Most of us have experienced the disappointment of a movie not living up to the hype generated by its trailer. But have we now entered a phase when trailers wont live up to the viral marketing that came before them?
Consider Marvel’s upcoming Ant-Man film, based on the comic series of the same name featuring characters Hank Pym and Scott Lang, who use a super-powered suit to shrink down to insect size and engage in assorted acts of heroism. Set to be released on July 17th, Marvel debuted a teaser for the film online on January 2nd, to promote the debut of the full trailer on January 6th.
At 17 seconds the teaser is tiny to begin with, but Marvel added another layer of self-deprecation into the mix by making the teaser “ant-sized,” or, about the half the size of a typical desktop icon. For anyone who wondered about the wisdom of Marvel expanding its cinematic universe to include increasingly obscure heroes, like Ant-Man, from its catalog, the teaser was a welcome move. It’s plenty funny, and sends a message that says “Hey, we know a movie about Ant-Man is a little silly, but we still think this is gonna be awesome.”
Sure enough, the tongue-in-cheek teaser generated plenty of buzz on entertainment sites and social media. But then came the actual trailer on January 6th, and suddenly, Ant-Man wasn’t so funny anymore. Unlike the trailers for last year’s monster smash Guardians of the Galaxy, which leveraged the same wink & smile approach as the 17-second Ant-Man teaser (as well as over-the-top attitude and terrific music) to enormous success, the full Ant-Man trailer is all standard, self-serious, “hero’s journey” stuff.
Michael Douglas offers some boilerplate narration on second chances and being a hero, and characters run and fight. True to the film’s title, Paul Rudd shrinks and rides a flying ant, but the humor of the situation is drained by the trailer’s generic music and overly serious tone. Overall, very little is done to indicate this movie will add significantly to the shrunken-human narrative ground covered so well by Honey, I Shrunk the Kids 25 years ago, but, hey, that ant-suit sure looks cool.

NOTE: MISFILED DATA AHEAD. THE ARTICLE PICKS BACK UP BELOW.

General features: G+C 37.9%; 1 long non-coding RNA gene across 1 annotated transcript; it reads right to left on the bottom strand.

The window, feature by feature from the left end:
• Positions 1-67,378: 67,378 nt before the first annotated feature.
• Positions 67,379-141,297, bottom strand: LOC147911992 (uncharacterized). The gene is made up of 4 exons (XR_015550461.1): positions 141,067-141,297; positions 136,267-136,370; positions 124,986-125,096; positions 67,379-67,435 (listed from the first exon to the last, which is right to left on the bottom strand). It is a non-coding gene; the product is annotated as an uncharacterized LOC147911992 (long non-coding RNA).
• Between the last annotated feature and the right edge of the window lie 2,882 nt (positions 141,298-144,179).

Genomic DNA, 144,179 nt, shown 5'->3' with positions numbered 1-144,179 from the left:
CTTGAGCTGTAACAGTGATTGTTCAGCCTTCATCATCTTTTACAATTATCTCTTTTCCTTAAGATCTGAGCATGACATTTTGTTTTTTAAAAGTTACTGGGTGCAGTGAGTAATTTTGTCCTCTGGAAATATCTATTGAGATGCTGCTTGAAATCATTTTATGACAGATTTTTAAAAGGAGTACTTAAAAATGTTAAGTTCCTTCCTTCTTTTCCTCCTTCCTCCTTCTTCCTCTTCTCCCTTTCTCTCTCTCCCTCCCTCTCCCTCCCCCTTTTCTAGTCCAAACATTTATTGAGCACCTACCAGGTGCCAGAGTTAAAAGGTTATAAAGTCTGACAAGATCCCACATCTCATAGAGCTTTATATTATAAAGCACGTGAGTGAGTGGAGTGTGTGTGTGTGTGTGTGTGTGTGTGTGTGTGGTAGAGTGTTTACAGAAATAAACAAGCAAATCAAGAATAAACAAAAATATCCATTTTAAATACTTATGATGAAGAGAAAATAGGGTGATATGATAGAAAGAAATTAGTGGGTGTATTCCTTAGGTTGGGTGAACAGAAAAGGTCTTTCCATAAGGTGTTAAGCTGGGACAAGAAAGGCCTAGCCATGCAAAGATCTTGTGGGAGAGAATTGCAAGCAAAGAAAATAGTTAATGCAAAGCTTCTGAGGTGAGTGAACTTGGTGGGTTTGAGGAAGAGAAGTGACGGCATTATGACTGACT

The 17-second teaser was praised as a savvy move over at Forbes, while the full trailer received middling reception on industry fan-boy site Aint it Cool News, and even prompted Hollywood Reporter to wonder whether Ant-Man will be Marvel’s first major critical failure. Not, though, that any of the media feedback seems to have impacted either clip’s popularity. Both have racked up well over 6 million views on YouTube, and it’s likely that Ant-Man is well on its way to becoming another solid commercial hit for a studio that, so far, has churned out movies (and marketing) with a remarkably consistent level of quality.
As for what, if anything, the trailer’s rote quality says about the film itself, it’s probably too early to say. It’s a safe bet, though, that no matter how clever the marketing strategy for your film is, you should make sure your trailer is more interesting when you can actually see it, than when you can’t.